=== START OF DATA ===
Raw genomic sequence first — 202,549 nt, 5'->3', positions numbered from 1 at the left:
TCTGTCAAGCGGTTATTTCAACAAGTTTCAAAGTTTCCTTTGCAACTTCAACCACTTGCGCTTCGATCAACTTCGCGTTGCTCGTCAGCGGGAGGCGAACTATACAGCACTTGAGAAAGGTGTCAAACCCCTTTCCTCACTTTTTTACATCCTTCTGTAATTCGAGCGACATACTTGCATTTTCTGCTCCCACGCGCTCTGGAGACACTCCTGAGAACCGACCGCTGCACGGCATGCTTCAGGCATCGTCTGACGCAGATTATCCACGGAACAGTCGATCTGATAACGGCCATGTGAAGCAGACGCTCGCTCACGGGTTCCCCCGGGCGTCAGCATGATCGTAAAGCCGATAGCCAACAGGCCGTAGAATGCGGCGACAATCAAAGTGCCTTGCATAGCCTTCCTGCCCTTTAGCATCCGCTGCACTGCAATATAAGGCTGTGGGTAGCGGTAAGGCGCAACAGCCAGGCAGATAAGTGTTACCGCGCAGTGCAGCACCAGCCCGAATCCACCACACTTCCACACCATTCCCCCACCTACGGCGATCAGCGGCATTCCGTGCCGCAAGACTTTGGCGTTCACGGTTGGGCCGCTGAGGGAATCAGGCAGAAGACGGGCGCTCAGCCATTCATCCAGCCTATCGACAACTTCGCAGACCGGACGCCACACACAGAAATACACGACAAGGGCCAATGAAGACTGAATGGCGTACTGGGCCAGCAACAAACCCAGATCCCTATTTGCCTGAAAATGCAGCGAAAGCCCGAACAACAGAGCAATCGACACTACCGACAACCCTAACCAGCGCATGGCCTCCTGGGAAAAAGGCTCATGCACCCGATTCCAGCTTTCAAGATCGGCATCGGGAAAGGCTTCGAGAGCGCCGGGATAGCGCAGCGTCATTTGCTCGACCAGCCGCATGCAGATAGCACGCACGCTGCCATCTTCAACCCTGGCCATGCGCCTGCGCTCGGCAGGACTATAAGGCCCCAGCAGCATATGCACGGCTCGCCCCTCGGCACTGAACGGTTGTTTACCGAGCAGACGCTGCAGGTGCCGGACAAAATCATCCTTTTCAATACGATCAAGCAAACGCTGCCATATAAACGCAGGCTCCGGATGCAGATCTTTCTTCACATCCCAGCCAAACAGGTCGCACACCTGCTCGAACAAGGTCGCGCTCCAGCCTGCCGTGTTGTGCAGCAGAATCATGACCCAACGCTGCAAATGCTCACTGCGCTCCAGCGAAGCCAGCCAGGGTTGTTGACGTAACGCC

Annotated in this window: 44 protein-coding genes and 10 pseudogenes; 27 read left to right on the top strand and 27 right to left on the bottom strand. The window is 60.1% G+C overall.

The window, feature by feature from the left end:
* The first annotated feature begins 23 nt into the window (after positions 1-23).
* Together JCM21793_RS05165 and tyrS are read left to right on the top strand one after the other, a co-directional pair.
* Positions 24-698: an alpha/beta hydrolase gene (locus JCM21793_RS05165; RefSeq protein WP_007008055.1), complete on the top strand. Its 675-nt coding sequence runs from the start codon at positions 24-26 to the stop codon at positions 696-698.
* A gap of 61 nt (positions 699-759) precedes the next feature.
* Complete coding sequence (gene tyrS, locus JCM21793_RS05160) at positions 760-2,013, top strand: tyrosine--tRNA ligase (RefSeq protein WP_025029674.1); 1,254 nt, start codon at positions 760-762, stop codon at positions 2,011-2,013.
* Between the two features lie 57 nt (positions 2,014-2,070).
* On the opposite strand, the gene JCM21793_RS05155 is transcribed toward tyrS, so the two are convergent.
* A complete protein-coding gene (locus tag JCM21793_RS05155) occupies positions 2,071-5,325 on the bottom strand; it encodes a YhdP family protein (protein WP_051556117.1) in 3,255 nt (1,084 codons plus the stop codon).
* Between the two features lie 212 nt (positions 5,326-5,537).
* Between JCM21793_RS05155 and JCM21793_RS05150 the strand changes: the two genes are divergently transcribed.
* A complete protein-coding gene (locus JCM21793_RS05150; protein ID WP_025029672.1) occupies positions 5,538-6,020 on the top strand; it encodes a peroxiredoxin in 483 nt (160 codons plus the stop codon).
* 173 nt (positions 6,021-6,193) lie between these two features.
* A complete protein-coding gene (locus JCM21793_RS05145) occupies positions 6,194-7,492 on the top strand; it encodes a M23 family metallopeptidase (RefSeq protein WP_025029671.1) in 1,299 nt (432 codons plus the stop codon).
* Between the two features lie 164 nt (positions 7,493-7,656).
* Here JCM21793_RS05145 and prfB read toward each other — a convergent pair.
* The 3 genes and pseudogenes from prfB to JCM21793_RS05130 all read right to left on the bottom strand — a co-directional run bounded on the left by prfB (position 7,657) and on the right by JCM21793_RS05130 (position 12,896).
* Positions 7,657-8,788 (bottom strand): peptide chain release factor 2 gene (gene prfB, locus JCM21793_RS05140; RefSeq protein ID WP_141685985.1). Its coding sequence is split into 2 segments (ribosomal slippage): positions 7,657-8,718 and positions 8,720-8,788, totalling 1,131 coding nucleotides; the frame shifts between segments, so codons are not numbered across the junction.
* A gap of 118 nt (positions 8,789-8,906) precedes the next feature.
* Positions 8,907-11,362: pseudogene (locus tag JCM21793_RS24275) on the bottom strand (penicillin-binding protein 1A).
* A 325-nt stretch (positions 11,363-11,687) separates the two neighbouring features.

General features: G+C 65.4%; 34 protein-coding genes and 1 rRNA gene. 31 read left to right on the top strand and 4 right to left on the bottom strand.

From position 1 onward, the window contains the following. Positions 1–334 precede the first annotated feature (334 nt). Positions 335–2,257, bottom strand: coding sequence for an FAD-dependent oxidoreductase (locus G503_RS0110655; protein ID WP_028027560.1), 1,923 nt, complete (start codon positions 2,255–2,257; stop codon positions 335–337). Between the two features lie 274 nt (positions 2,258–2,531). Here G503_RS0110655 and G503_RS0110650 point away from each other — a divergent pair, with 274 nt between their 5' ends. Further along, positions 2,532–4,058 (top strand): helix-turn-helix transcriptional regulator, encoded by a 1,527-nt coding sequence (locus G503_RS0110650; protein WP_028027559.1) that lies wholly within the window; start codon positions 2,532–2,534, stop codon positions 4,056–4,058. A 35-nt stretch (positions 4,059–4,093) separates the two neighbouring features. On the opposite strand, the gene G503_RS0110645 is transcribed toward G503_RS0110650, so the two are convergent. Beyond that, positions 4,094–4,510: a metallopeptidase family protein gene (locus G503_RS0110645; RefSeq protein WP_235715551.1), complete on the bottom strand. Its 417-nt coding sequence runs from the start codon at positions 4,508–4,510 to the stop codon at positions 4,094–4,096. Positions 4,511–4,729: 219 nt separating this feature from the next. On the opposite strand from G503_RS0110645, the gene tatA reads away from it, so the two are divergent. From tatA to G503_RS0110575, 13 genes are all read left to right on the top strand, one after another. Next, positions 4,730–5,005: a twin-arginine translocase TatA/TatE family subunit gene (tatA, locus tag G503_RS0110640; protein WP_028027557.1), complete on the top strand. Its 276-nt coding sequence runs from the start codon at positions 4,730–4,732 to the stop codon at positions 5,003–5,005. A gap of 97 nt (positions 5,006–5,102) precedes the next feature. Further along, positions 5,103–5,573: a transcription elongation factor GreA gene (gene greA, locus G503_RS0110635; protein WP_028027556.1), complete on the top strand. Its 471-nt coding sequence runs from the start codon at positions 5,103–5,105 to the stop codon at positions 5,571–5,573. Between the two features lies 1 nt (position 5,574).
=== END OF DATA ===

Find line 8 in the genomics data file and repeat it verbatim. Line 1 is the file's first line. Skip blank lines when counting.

* A gap of 61 nt (positions 699-759) precedes the next feature.